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Page 14 text:
great gifts by an intimate association with their Author and
Creator. Through revelation we gain a knowledge of God,
but this knowledge only causes us to seek a more perfect
understanding, and hence a greater love of the Divine Being.
Perfect happiness, we can therefore see, must consist of
a union with God in all that would serve to make this union
perfect-in knowledge and love. As St. Paul says, "In Him
it hath well pleased the Father that all fulness should dwell."
What joy and happiness awaits those fortunate among
men who pass within that abode over whose portals are writ-
ten the words "No sorrow enter heref' no pen such as mine
can describe. The mind will find opened to it the eternal
truths of the fountain of knowledge, the heart will be en-
gulfed in Divine Love, to the exclusion of all fear or unrest,
and then will the possession of these two great gifts so per-
meate the soul of man, as to bring with them a life of eternal
rest, a haven of perpetual peace, where warring passions
cease to trouble, and where heart yearnings are no more.
Here shall be beauty and joyance and light, as Dante says
"O Prime Enlightener! Thou who gavest me strength
On the high triumph of thy realm to gaze,
Grant virtue now to utter what I kennid.
There is in heaven a light, whose goodly shine
Makes the Creator visible to all
Created, that in seeing Him alone
Have peace, and in a circle spreads so far,
That the circumference were too loose a zone
To girdle in the sun. All is one beam
Reflected from the summit of the first
That moves, which being hence and vigor takes,
And as some cliff, that from the bottom eyes
HiS image mirror'd in the crystal Hood,
As if to admire his brave appareling
Page 13 text:
HEART YEARNINGS 11
rest and once again we resume the quest. And so on through
our entire span of existence come desire, success, discontent.
Those three words, small in themselves, easily understood,
form the impassable barrier rendering perfect happiness in
this life an impossibility. . .
Perfect happiness is unattainable in this life. Does that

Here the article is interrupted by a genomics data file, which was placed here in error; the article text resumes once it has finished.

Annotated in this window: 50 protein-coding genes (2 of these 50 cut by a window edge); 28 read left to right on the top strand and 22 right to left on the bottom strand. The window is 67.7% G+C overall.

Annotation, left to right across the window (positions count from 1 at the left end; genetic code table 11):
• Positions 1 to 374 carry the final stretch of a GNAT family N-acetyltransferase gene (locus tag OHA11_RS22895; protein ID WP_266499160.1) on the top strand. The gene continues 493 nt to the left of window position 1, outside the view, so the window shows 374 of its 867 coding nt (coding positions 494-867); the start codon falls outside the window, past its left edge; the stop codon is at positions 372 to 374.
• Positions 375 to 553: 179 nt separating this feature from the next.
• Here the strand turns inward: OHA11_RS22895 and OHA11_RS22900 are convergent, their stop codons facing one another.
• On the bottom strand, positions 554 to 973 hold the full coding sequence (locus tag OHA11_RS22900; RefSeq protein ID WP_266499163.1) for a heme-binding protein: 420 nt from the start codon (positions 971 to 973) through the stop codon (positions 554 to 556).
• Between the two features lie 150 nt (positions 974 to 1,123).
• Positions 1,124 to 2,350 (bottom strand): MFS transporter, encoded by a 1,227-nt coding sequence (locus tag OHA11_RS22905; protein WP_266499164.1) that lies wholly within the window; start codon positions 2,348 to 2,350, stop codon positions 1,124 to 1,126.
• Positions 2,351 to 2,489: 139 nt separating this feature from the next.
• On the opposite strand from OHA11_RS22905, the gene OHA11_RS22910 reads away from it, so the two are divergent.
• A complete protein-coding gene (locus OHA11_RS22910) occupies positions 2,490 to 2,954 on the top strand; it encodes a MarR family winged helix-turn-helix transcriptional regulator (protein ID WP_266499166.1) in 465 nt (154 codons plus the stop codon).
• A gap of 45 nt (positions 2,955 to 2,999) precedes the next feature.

mean that we are never to taste of the sweets of true beati-
tude, or merely that what we are unable to obtain in this
life may be possessed in a life to come? Can the heart find
satisfaction some place or is it doomed to an eternity of
unrest? The answer must necessarily be that we can attain
perfect happiness in a life to come for we cannot reconcile
the fact that God, having given us this compelling desire,
would leave us without the means necessary for its attain-
No one believing in the Creator can doubt the existence
of a life wherein perfect happiness is to be found. Has God
given to us a desire higher than the things of this life only
to withhold from us the fulfillment of that desire? My life
on this earth has been one of unrest, of sorrow and sadness.
In a distant land there awaits us an everlasting existence of
joy and gladnessg a life of rest and peace g a dominion of
The soul is made for heaven and for the possession of
an uncreated good. God being the only uncreated Good, it
follows that in Him alone perfect happiness is found. Even
in this life, by a knowledge indescribable, are we made aware
of the fact that God is the ultimate end of our desires. To
him do we turn in adversity, and thus acknowledge our de-
pendence, and his powers of comforting and rendering us
Our bodily cravings find satisfaction in the material goods
of life, but not so with the soul. It is continually stretching
forth in its search after loftier things, and, possessing the
capability of love, truth and goodness, seeks to perfect these
Page 15 text:
HEART YEARNINGS 13
Of verdure and of flowers 3 so round about
Eyeing the light, on' more than million thrones
Stood eminent, whatever from the earth
Has to the skies returned."-Il Paradiso.
Robert L. Chambers.
61112 Bamning Bag
The darkening shroud of night now slips away,
The cloudless east is Hooded with a light
And painted, as by artist's touches, bright
With crimson welcome to awakening day.
No motion of the vessels on the bay,
No hurry of a bustling city's mightg
But only peace and solace in a sight,
When man still slept and nature yet was gay.
Oh ne'er can sight be seen, a sight more grand,
A sight more full of nature's beauteous charm,
Than when the night is rolled away from earth,
Defeated by the first appearing arm
Of burning sunlight, that to all the land
Is herald of the joyous daylight's birth.
Chas. B. Lafferty.
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